“风云英华”学术讲座 第八期 Prof. Yi Huang


发布时间:2019-05-20浏览次数:221



题目:Understanding the Atmospheric Adjustment to CO2 Perturbation at the Process Level
报告人:Prof. Yi Huang (Department of Atmospheric and Oceanic Sciences, McGill University)
时间:2019年5月24日(周五)下午2:00
地点:大气科学楼D103报告厅
报告摘要:Climate model comparisons show that there is considerable uncertainty in the atmospheric temperature response to CO2 perturbation, even when the sea surface temperatures are identically prescribed. This uncertainty results from the lack of process-level understanding of the temperature adjustment. Here, we aim at isolating the effects of different processes, including radiation, convection and large-scale circulation, on the temperature adjustment, through a set of numerical experiments using a hierarchy of climate models. We find that radiative adjustment triggers and largely controls the zonal mean atmospheric temperature response pattern. This pattern is characterized by stratospheric cooling, lower tropospheric warming and a warming center near the tropical tropopause. The dynamical processes largely counteract the destabilizing effect of the radiative process. The effect of local convection is to move atmospheric energy vertically, which cools the lower troposphere and warms the upper troposphere. The adjustment due to large-scale circulation further redistributes energy along the isentropic surfaces across the latitudes, which cools the low-latitude lower troposphere and warms the middle-latitude upper troposphere and stratosphere. Within this process-level dissection of atmospheric response, we develop a method to quantitatively attribute the equilibrium temperature response and its uncertainty to the radiative process. The temperature response uncertainty is found to result from the uncertainties in both CO2 forcing and radiative Jacobians. This calls into attention the importance of Jacobians in the radiation code intercomparison and validation. We find that the errors in the temperature response that may be attributed to radiation code inaccuracy may reach several tenths Kelvin for surface temperature and more than one Kelvin for atmospheric temperatures in the case of quadrupling CO2.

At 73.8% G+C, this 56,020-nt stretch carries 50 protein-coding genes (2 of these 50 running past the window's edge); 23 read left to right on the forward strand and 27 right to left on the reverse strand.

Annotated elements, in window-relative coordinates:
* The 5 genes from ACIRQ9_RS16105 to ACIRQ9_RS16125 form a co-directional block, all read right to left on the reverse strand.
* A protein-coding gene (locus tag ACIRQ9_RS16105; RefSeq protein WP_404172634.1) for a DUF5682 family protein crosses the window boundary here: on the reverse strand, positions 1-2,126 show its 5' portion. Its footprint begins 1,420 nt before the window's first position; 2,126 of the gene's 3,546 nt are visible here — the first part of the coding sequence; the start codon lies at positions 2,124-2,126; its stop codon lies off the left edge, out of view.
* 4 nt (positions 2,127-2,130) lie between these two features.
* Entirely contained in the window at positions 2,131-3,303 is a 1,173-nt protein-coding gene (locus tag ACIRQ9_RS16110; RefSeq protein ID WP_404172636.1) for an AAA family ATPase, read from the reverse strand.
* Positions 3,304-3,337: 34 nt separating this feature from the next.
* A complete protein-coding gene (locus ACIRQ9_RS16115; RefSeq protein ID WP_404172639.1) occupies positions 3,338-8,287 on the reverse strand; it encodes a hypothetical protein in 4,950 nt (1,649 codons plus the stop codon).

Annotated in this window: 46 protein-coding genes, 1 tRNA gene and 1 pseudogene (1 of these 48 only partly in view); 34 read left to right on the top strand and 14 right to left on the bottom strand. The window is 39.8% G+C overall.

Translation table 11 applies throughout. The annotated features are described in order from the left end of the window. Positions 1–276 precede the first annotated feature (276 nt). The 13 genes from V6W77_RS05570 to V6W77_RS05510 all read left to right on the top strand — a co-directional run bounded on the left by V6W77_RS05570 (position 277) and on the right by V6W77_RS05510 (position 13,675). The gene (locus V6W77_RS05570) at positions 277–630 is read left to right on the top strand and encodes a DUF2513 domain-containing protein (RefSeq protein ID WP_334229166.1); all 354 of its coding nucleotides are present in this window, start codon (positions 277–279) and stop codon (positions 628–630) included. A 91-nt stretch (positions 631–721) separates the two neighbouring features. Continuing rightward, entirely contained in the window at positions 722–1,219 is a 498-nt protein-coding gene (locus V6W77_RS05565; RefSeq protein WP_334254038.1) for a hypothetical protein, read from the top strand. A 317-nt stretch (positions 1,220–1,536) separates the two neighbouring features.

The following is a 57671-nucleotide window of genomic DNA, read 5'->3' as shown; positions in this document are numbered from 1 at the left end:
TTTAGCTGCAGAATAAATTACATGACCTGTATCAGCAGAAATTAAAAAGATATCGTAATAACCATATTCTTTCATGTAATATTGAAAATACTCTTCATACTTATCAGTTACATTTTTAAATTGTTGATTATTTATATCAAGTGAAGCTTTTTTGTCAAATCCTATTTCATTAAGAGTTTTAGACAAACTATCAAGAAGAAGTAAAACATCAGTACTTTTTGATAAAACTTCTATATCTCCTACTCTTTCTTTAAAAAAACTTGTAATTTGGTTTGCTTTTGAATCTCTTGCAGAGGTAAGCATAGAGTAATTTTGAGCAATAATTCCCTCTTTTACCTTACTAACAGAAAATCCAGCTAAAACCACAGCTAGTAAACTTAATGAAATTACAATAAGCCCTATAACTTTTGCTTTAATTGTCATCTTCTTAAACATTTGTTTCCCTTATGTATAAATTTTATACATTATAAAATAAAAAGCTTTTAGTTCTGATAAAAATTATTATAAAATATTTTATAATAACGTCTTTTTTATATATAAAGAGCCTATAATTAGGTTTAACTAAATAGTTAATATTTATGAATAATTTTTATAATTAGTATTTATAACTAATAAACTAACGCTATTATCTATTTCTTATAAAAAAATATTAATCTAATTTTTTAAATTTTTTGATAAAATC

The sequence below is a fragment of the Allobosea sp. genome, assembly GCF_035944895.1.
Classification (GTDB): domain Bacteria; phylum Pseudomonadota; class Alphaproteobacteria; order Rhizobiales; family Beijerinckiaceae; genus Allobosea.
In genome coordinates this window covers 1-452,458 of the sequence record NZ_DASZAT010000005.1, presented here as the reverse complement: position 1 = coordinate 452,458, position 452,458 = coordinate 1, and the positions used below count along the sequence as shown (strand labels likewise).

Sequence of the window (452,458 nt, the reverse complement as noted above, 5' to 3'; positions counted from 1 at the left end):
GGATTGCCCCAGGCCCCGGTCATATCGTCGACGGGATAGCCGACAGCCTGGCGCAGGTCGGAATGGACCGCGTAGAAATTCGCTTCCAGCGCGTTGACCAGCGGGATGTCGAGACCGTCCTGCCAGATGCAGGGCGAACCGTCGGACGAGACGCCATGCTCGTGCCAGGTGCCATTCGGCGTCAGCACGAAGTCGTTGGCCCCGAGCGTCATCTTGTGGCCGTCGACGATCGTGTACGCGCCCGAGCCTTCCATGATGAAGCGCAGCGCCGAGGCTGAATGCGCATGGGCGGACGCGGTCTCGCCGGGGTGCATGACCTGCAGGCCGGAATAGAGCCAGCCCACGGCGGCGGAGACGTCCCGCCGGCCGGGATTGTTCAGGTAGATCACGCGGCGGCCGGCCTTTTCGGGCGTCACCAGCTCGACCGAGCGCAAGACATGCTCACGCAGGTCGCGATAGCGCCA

报告人简介:Dr. Huang is an Associate Professor in the Department of Atmospheric and Oceanic Sciences at McGill University. He obtained his Ph.D. from Princeton University in 2008 and was a U.S./NOAA Climate and Global Change Postdoctoral Fellow before joining the McGill faculty in 2011. Dr. Huang’s research aims at understanding atmospheric radiation and applying it in atmospheric remote sensing. His work has advanced radiative transfer theories and especially the understanding of the radiative forcing that drives global warming, e.g., the logarithmic dependency and spatial distribution of CO2 forcing.
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